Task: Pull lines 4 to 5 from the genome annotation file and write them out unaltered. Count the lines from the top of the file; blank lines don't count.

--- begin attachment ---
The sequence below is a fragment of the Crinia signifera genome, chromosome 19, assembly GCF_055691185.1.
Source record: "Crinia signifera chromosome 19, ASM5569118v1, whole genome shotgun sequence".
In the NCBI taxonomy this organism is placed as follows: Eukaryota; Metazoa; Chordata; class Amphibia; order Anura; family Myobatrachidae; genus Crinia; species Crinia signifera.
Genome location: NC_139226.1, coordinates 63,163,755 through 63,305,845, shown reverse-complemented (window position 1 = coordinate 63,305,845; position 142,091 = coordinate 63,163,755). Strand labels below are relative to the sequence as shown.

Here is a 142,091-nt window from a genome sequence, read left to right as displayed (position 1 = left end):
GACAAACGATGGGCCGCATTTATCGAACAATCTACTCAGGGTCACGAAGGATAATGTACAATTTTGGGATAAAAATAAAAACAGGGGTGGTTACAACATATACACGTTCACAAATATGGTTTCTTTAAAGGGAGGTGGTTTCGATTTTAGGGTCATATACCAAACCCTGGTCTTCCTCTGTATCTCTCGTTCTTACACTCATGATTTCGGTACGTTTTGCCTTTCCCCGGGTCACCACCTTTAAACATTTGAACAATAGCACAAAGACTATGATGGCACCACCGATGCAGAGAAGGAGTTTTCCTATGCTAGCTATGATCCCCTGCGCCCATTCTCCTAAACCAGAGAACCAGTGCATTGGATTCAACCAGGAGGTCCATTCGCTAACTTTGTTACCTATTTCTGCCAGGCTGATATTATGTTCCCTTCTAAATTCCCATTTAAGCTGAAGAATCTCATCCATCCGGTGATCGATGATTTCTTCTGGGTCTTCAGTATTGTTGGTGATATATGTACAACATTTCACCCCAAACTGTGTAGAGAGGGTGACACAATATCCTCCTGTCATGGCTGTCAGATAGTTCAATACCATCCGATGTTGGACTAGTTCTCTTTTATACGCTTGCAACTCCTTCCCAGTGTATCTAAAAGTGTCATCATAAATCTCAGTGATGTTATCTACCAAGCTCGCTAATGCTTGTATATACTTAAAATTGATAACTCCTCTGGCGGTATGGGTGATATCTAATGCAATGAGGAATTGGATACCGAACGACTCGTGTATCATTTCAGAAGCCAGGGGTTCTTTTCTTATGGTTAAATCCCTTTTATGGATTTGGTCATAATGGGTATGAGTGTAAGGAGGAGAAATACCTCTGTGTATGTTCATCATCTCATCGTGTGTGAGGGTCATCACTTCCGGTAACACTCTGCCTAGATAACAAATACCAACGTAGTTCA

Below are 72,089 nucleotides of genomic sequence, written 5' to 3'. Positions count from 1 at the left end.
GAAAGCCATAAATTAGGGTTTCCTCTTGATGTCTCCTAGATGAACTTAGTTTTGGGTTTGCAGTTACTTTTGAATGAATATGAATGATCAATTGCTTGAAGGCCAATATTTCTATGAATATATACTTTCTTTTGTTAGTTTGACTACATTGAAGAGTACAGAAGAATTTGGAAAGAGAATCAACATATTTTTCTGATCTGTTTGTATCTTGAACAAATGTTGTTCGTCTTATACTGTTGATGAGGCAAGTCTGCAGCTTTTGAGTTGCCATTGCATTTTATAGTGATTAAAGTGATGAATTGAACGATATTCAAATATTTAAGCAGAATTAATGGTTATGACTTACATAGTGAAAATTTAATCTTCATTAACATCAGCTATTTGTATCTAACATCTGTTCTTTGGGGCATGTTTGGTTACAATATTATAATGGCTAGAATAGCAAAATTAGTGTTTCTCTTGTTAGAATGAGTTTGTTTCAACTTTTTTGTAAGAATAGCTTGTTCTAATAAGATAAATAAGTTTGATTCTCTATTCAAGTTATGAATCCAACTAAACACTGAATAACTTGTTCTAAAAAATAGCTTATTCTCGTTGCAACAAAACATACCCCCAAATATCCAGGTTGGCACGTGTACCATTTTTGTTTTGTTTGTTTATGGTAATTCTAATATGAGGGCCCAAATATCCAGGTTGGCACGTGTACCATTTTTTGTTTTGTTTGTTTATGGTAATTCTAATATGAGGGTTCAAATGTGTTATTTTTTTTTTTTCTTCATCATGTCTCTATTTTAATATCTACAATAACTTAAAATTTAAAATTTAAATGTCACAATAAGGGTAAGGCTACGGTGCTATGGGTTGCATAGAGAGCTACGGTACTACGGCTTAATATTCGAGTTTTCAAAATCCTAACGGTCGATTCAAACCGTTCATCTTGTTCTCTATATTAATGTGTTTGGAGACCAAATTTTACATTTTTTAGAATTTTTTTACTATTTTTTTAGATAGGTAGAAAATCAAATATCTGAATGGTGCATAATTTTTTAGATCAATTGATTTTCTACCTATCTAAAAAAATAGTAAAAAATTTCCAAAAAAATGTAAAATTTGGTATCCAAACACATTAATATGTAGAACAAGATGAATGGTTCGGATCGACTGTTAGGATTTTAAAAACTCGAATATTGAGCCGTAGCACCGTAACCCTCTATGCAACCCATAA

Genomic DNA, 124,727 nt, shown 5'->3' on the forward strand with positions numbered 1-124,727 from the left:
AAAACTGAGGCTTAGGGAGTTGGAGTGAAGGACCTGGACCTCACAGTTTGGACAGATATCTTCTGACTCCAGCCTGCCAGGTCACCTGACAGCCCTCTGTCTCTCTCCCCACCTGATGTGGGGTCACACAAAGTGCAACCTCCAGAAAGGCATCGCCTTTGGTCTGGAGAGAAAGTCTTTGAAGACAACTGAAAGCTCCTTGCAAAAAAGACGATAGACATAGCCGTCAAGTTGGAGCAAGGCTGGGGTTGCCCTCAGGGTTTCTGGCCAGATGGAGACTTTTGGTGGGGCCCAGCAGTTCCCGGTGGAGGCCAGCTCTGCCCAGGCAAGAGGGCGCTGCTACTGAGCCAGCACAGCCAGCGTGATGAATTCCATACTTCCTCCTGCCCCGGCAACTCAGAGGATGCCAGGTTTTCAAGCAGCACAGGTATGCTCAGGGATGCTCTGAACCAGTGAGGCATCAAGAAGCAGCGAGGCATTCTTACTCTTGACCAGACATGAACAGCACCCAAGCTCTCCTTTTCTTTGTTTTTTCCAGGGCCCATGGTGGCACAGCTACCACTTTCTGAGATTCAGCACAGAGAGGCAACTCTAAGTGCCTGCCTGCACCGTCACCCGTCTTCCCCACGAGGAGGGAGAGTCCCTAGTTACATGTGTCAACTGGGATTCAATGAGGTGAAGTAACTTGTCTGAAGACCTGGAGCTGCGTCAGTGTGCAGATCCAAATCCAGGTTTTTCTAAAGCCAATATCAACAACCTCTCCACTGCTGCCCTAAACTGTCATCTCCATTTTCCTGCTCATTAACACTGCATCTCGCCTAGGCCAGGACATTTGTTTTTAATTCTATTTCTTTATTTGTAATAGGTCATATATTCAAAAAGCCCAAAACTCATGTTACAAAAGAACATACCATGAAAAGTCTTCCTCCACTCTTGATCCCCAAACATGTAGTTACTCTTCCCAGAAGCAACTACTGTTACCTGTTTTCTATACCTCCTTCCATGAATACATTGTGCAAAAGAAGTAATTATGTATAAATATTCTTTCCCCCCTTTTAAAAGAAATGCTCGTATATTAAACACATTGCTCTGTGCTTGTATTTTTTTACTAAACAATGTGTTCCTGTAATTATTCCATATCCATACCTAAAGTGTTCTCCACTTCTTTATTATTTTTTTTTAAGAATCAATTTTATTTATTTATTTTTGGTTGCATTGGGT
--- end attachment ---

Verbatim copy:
Genome location: NC_139226.1, coordinates 63,163,755 through 63,305,845, shown reverse-complemented (window position 1 = coordinate 63,305,845; position 142,091 = coordinate 63,163,755). Strand labels below are relative to the sequence as shown.

Here is a 142,091-nt window from a genome sequence, read left to right as displayed (position 1 = left end):